Titanic show opens displaying objects collected by deceased explorer on doomed sub

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A major exhibition dedicated to the Titanic opened in Paris on Tuesday, with many of the objects on display brought up from the ship’s wreck by a French deep-sea explorer who died in a submersible disaster last month.

Paul-Henri Nargeolet, who was nicknamed “Mr Titanic,” was one of five people onboard the Titan tourist sub when it lost contact with the surface after plunging down to visit the wreck in mid-June.

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An attempted rescue operation in the North Atlantic briefly captivated the world before it found evidence that the vessel had imploded underwater, killing all on board.

The Titanic exhibition which opened in the French capital was “largely the result of the work, ingenuity and passion of Henri-Paul Nargeolet,” the event’s producer Pascal Bernardin said.

Nargeolet, 77, had been expected to attend the exhibition’s opening.

The explorer helped bring up many of the 260 objects on display -- which include navigation instruments and hooks from the ship as well as watches and jewelry from its passengers -- from the wreck.

The exhibition, which runs from July 18 to September 10, starts off with a more than four-meter-long model of the mythic ship.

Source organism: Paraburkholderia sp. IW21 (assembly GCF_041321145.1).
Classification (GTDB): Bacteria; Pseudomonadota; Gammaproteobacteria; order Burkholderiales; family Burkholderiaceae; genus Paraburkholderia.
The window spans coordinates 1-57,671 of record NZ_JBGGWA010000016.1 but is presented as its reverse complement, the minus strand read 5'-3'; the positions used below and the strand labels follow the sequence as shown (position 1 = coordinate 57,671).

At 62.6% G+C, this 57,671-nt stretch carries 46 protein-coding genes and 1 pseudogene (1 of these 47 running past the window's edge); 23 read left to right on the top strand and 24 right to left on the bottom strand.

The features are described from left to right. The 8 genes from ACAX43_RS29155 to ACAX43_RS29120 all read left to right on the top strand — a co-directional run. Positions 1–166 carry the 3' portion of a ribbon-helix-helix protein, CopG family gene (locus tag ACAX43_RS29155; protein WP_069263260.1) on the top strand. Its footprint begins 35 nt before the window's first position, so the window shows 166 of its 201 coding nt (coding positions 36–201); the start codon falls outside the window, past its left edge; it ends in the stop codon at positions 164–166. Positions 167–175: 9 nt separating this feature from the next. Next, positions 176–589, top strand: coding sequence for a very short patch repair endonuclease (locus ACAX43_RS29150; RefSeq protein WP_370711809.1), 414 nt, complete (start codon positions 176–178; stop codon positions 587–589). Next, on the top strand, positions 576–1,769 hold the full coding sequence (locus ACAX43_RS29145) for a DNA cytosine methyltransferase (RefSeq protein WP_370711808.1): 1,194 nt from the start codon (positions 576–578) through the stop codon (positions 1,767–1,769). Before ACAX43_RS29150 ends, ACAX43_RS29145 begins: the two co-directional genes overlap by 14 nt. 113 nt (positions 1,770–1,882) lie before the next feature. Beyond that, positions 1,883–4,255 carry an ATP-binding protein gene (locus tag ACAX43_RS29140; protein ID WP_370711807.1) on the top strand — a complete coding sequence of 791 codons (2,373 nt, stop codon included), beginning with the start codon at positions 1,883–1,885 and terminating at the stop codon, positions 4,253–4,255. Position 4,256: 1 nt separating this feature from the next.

Visitors are then taken on a journey from the night the Titanic departed England for New York in April 1912, through the sinking of what was the world’s largest cruise ship after its hull was ruptured by an iceberg.

The exhibition features recreations of the ship’s cabins, grand staircase and even the oppressive atmosphere of its engine room.

A joint French–American expedition discovered the Titanic’s wreck nearly four kilometers (2.5 miles) underwater off the coast of Newfoundland in 1985.

Nargeolet directed or participated in six of the eight exploration missions to the wreck between 1987 and 2010, which brought back more than 5,000 objects to the surface.

The vessels used for those missions were quite different to the Titan. Previously voiced concerns about the sub’s safety came to light after its implosion.

Titan’s US-based operator OceanGate, whose CEO Stockton Rush was among those killed onboard Titan, has suspended all its activities indefinitely.

It had charged $250,000 a seat on the submersible, which was about the size of an SUV car.

The US Coast Guard and Canadian authorities have launched probes into the cause of the tragedy.

Read more:

OceanGate suspends operations after Titanic submersible implosion

Debris of Titanic submersible returned to land

US Navy detected Titan submersible implosion soon after its disappearance

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